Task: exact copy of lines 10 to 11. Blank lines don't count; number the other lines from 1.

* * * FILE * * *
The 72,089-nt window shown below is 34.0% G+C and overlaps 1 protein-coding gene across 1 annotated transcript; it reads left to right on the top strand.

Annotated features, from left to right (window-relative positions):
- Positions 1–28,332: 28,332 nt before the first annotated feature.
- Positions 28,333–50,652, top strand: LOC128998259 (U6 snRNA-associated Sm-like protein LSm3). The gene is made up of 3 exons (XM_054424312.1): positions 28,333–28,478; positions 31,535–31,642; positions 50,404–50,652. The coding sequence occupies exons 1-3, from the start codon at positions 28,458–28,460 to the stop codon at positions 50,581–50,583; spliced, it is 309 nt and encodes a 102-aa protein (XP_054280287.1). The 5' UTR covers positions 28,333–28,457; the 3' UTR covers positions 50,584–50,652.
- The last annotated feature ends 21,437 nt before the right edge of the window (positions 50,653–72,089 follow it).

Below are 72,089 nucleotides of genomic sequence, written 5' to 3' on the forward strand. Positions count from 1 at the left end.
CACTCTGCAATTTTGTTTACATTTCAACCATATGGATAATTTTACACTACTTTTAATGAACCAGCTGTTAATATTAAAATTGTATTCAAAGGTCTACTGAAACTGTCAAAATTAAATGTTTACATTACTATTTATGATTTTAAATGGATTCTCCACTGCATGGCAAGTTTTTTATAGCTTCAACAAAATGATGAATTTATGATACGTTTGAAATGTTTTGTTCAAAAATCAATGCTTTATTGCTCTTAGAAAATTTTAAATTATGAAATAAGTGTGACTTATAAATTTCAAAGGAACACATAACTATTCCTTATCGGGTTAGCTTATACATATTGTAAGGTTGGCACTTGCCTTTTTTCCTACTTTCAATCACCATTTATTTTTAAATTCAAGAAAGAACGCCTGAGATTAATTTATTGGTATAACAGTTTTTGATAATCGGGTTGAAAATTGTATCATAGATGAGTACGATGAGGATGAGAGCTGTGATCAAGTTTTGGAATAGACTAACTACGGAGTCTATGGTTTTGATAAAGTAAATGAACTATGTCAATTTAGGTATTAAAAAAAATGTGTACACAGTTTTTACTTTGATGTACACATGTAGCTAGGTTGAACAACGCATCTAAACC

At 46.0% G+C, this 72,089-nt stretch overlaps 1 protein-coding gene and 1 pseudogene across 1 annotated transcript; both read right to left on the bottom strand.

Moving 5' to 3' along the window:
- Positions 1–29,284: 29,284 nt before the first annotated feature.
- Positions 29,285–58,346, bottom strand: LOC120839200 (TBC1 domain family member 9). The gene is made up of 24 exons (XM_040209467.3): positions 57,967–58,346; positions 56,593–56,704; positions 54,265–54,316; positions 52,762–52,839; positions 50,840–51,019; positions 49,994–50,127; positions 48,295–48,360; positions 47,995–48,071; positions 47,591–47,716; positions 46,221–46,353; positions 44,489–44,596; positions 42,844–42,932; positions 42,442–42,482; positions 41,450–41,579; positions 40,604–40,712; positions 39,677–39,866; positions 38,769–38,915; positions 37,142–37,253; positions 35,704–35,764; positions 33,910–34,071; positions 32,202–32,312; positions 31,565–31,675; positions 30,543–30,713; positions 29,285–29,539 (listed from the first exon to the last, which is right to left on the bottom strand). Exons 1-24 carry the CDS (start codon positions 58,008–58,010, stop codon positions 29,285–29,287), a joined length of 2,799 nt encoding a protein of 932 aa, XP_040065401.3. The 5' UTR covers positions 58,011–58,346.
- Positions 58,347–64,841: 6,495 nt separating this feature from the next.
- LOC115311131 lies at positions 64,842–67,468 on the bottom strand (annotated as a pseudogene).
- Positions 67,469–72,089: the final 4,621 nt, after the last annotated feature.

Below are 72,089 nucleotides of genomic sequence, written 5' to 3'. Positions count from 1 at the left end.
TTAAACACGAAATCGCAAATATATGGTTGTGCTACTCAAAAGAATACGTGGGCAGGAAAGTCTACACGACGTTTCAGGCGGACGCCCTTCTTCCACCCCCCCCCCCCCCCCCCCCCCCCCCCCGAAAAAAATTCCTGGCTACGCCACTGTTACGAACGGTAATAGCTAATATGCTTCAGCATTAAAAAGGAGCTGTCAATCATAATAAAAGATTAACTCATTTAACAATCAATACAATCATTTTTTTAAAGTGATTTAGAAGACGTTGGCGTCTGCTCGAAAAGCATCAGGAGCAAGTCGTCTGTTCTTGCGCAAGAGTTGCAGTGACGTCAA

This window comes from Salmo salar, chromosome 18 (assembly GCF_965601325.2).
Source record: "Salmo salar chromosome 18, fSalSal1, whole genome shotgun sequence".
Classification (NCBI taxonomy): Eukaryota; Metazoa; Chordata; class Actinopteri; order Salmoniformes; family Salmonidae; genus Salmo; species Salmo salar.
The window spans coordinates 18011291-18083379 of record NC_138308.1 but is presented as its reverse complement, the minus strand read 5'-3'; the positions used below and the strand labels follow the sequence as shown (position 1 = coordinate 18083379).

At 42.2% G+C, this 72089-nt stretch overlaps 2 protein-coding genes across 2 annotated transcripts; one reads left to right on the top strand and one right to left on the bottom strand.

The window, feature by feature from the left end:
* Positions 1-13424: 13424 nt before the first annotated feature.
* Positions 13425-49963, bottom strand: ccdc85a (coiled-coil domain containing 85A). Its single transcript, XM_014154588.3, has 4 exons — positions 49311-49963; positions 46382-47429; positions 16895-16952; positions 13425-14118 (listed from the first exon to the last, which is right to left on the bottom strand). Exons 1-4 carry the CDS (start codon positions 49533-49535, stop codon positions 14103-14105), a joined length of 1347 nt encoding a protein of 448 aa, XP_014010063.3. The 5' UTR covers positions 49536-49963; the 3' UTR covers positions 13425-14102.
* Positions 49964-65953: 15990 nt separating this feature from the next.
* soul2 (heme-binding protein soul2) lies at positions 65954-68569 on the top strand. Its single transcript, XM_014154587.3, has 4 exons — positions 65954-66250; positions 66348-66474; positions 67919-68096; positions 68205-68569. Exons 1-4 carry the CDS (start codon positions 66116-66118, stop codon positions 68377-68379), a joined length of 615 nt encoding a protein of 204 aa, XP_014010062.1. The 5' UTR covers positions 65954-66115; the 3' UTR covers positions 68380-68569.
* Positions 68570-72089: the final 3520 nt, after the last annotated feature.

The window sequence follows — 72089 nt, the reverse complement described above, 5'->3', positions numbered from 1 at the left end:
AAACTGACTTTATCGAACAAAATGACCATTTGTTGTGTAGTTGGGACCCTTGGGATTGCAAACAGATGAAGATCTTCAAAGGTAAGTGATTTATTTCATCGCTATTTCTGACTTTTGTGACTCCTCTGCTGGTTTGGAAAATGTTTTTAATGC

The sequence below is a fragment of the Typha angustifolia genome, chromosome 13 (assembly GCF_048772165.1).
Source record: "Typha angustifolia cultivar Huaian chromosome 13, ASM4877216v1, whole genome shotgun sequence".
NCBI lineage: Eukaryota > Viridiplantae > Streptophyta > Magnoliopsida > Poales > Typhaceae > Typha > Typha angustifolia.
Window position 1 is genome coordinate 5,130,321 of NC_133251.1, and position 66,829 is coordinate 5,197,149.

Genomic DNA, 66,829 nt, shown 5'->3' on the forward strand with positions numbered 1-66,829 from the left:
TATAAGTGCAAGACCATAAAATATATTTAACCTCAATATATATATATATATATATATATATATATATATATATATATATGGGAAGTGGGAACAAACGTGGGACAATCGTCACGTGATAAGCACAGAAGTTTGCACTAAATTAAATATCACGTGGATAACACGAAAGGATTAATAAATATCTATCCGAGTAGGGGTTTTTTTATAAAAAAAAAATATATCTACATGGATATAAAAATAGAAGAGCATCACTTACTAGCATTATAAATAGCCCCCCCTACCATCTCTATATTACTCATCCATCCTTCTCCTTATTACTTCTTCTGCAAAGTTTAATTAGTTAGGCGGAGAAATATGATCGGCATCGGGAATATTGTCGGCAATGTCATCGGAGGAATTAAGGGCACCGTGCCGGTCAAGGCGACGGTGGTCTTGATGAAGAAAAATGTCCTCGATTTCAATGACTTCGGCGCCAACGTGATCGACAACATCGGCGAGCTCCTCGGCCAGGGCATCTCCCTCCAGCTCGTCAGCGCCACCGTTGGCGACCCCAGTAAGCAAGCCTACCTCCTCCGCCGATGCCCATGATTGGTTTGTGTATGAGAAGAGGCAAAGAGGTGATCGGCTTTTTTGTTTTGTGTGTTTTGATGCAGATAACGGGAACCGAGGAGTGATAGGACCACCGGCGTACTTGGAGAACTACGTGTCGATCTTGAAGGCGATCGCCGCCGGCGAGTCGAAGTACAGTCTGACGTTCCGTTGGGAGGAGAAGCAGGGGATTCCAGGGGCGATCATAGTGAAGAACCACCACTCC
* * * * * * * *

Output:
- Positions 1–29,284: 29,284 nt before the first annotated feature.
- Positions 29,285–58,346, bottom strand: LOC120839200 (TBC1 domain family member 9). The gene is made up of 24 exons (XM_040209467.3): positions 57,967–58,346; positions 56,593–56,704; positions 54,265–54,316; positions 52,762–52,839; positions 50,840–51,019; positions 49,994–50,127; positions 48,295–48,360; positions 47,995–48,071; positions 47,591–47,716; positions 46,221–46,353; positions 44,489–44,596; positions 42,844–42,932; positions 42,442–42,482; positions 41,450–41,579; positions 40,604–40,712; positions 39,677–39,866; positions 38,769–38,915; positions 37,142–37,253; positions 35,704–35,764; positions 33,910–34,071; positions 32,202–32,312; positions 31,565–31,675; positions 30,543–30,713; positions 29,285–29,539 (listed from the first exon to the last, which is right to left on the bottom strand). Exons 1-24 carry the CDS (start codon positions 58,008–58,010, stop codon positions 29,285–29,287), a joined length of 2,799 nt encoding a protein of 932 aa, XP_040065401.3. The 5' UTR covers positions 58,011–58,346.